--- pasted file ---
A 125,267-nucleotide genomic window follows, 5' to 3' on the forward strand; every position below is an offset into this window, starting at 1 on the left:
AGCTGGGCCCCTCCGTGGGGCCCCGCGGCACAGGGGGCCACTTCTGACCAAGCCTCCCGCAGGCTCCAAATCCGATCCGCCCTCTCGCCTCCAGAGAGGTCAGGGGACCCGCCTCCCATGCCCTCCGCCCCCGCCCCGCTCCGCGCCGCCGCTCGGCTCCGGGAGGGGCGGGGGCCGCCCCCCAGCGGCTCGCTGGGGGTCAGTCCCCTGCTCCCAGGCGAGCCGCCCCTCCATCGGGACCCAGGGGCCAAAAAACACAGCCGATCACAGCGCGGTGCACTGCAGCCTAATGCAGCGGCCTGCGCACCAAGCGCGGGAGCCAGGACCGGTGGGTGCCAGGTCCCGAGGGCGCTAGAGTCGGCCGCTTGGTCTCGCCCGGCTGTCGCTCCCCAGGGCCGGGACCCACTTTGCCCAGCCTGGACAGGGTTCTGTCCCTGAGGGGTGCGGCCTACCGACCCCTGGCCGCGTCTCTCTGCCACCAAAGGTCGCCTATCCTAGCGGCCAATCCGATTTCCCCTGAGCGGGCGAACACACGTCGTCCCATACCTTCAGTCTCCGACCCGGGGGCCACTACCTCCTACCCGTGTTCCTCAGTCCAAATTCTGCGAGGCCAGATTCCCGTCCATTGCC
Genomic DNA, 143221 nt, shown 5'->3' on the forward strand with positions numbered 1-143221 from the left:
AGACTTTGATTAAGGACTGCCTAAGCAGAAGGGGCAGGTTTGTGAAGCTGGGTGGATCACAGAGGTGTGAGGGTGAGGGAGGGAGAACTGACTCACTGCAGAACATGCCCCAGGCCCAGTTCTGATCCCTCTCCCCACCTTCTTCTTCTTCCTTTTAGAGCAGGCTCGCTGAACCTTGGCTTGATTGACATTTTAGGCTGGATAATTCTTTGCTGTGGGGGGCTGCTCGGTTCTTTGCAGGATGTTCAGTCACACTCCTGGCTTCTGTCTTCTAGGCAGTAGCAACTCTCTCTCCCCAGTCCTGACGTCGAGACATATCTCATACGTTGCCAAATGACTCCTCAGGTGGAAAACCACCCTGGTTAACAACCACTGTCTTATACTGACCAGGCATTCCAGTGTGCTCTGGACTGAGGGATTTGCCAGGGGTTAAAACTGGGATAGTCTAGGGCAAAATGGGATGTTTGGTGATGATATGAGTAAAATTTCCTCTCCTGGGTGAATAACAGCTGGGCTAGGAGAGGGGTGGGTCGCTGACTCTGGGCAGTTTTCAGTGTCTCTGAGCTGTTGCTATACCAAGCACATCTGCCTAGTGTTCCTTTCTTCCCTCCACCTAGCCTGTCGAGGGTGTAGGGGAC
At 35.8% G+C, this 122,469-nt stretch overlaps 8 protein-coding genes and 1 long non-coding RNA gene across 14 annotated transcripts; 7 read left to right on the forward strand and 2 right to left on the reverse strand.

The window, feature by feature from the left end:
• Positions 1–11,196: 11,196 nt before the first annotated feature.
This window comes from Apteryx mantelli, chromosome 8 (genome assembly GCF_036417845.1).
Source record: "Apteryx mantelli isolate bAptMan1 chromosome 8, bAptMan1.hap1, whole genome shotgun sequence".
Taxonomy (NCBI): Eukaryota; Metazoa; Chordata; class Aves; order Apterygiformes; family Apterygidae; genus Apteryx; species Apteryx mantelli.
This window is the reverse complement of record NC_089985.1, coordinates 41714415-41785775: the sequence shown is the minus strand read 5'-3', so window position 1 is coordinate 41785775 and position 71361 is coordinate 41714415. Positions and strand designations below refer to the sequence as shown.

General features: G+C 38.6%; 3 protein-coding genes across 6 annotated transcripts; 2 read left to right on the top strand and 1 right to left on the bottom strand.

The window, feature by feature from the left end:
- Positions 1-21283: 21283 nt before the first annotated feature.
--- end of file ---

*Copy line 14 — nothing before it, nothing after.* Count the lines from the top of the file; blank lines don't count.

- Positions 1-21283: 21283 nt before the first annotated feature.